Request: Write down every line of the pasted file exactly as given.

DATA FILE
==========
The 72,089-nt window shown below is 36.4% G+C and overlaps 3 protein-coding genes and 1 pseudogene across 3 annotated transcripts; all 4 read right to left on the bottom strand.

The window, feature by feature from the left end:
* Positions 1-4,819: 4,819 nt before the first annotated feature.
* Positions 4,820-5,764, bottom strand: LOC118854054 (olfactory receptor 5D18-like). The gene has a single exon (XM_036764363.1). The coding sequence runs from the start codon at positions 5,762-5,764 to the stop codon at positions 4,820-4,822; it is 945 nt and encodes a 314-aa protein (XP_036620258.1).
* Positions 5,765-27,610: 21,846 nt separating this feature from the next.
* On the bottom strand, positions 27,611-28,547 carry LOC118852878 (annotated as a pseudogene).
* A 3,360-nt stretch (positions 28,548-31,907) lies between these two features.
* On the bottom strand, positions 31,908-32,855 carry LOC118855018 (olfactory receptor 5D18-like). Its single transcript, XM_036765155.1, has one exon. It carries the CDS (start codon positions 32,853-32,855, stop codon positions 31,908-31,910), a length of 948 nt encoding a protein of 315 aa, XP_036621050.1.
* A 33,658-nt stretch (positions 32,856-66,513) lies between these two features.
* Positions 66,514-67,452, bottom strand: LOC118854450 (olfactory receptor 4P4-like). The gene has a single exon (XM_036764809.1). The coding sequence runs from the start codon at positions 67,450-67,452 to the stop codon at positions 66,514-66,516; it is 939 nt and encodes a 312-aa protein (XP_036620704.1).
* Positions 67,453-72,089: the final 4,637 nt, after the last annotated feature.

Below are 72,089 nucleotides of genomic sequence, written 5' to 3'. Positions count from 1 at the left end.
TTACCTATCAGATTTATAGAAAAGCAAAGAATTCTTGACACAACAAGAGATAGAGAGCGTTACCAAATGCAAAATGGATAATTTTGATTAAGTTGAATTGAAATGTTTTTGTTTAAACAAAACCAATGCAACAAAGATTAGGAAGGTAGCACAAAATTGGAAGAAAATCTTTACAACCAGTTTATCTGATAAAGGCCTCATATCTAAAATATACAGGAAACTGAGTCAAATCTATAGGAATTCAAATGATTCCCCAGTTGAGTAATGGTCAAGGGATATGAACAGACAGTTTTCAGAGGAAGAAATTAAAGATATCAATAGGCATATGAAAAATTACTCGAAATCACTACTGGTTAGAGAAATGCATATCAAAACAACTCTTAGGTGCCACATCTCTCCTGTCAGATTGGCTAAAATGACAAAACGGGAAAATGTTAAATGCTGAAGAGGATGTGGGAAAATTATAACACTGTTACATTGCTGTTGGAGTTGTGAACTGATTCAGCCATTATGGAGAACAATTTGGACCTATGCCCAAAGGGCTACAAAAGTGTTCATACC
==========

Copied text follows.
The 72,089-nt window shown below is 36.4% G+C and overlaps 3 protein-coding genes and 1 pseudogene across 3 annotated transcripts; all 4 read right to left on the bottom strand.

The window, feature by feature from the left end:
* Positions 1-4,819: 4,819 nt before the first annotated feature.
* Positions 4,820-5,764, bottom strand: LOC118854054 (olfactory receptor 5D18-like). The gene has a single exon (XM_036764363.1). The coding sequence runs from the start codon at positions 5,762-5,764 to the stop codon at positions 4,820-4,822; it is 945 nt and encodes a 314-aa protein (XP_036620258.1).
* Positions 5,765-27,610: 21,846 nt separating this feature from the next.
* On the bottom strand, positions 27,611-28,547 carry LOC118852878 (annotated as a pseudogene).
* A 3,360-nt stretch (positions 28,548-31,907) lies between these two features.
* On the bottom strand, positions 31,908-32,855 carry LOC118855018 (olfactory receptor 5D18-like). Its single transcript, XM_036765155.1, has one exon. It carries the CDS (start codon positions 32,853-32,855, stop codon positions 31,908-31,910), a length of 948 nt encoding a protein of 315 aa, XP_036621050.1.
* A 33,658-nt stretch (positions 32,856-66,513) lies between these two features.
* Positions 66,514-67,452, bottom strand: LOC118854450 (olfactory receptor 4P4-like). The gene has a single exon (XM_036764809.1). The coding sequence runs from the start codon at positions 67,450-67,452 to the stop codon at positions 66,514-66,516; it is 939 nt and encodes a 312-aa protein (XP_036620704.1).
* Positions 67,453-72,089: the final 4,637 nt, after the last annotated feature.

Below are 72,089 nucleotides of genomic sequence, written 5' to 3'. Positions count from 1 at the left end.
TTACCTATCAGATTTATAGAAAAGCAAAGAATTCTTGACACAACAAGAGATAGAGAGCGTTACCAAATGCAAAATGGATAATTTTGATTAAGTTGAATTGAAATGTTTTTGTTTAAACAAAACCAATGCAACAAAGATTAGGAAGGTAGCACAAAATTGGAAGAAAATCTTTACAACCAGTTTATCTGATAAAGGCCTCATATCTAAAATATACAGGAAACTGAGTCAAATCTATAGGAATTCAAATGATTCCCCAGTTGAGTAATGGTCAAGGGATATGAACAGACAGTTTTCAGAGGAAGAAATTAAAGATATCAATAGGCATATGAAAAATTACTCGAAATCACTACTGGTTAGAGAAATGCATATCAAAACAACTCTTAGGTGCCACATCTCTCCTGTCAGATTGGCTAAAATGACAAAACGGGAAAATGTTAAATGCTGAAGAGGATGTGGGAAAATTATAACACTGTTACATTGCTGTTGGAGTTGTGAACTGATTCAGCCATTATGGAGAACAATTTGGACCTATGCCCAAAGGGCTACAAAAGTGTTCATACC